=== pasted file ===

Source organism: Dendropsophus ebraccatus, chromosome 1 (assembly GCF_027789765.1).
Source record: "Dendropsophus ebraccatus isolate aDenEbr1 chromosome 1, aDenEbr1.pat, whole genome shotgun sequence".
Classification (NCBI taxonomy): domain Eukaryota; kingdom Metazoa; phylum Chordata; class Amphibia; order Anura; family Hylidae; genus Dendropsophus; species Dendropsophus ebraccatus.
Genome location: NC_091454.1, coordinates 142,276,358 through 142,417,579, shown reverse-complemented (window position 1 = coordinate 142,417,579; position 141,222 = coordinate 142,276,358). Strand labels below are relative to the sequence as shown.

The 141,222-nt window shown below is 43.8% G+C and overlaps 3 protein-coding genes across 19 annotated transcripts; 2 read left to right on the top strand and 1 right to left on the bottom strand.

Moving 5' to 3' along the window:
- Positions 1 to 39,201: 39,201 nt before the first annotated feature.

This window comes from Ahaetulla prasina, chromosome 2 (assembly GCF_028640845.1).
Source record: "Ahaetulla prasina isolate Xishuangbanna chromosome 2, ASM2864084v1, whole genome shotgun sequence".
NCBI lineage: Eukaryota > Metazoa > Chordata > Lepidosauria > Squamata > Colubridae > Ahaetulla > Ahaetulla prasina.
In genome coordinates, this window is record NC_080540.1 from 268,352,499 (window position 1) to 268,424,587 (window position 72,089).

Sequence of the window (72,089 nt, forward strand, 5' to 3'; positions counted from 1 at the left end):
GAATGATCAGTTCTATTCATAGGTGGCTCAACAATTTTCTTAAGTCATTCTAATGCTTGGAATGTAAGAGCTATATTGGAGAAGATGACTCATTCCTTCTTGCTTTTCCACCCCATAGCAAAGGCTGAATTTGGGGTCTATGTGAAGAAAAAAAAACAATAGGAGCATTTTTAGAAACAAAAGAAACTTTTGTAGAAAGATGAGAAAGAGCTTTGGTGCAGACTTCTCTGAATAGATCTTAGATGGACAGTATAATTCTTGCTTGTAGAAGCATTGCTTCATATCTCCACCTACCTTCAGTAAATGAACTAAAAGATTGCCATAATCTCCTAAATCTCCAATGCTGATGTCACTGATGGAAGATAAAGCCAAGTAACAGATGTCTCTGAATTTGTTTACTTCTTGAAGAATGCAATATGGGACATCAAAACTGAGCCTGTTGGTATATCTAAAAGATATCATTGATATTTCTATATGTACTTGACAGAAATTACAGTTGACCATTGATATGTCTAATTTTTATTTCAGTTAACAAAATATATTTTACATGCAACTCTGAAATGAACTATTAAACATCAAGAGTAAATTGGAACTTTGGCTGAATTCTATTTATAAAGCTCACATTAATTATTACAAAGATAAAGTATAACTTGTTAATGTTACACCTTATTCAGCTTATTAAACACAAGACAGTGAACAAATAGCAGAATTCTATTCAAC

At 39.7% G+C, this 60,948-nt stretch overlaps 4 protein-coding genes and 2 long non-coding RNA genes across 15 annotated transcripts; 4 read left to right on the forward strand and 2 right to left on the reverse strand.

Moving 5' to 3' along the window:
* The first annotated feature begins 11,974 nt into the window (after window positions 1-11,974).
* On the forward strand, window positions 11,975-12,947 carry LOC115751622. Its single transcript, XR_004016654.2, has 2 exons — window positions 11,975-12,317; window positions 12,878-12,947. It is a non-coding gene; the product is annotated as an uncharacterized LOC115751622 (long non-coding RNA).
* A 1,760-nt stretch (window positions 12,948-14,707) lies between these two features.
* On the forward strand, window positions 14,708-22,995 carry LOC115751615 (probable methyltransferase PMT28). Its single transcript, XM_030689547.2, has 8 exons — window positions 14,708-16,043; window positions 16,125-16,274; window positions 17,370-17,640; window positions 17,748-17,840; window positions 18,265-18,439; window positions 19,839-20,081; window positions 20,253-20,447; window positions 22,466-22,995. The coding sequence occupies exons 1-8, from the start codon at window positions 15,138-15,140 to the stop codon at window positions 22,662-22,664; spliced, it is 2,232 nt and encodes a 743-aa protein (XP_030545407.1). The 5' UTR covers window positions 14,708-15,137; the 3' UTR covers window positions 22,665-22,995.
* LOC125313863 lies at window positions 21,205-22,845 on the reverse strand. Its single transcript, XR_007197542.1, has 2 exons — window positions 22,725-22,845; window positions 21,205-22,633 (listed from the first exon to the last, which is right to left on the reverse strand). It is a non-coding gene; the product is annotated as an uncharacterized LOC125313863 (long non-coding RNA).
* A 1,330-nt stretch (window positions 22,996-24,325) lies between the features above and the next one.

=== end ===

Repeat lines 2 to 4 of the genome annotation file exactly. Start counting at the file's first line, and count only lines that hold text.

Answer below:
Source record: "Dendropsophus ebraccatus isolate aDenEbr1 chromosome 1, aDenEbr1.pat, whole genome shotgun sequence".
Classification (NCBI taxonomy): domain Eukaryota; kingdom Metazoa; phylum Chordata; class Amphibia; order Anura; family Hylidae; genus Dendropsophus; species Dendropsophus ebraccatus.
Genome location: NC_091454.1, coordinates 142,276,358 through 142,417,579, shown reverse-complemented (window position 1 = coordinate 142,417,579; position 141,222 = coordinate 142,276,358). Strand labels below are relative to the sequence as shown.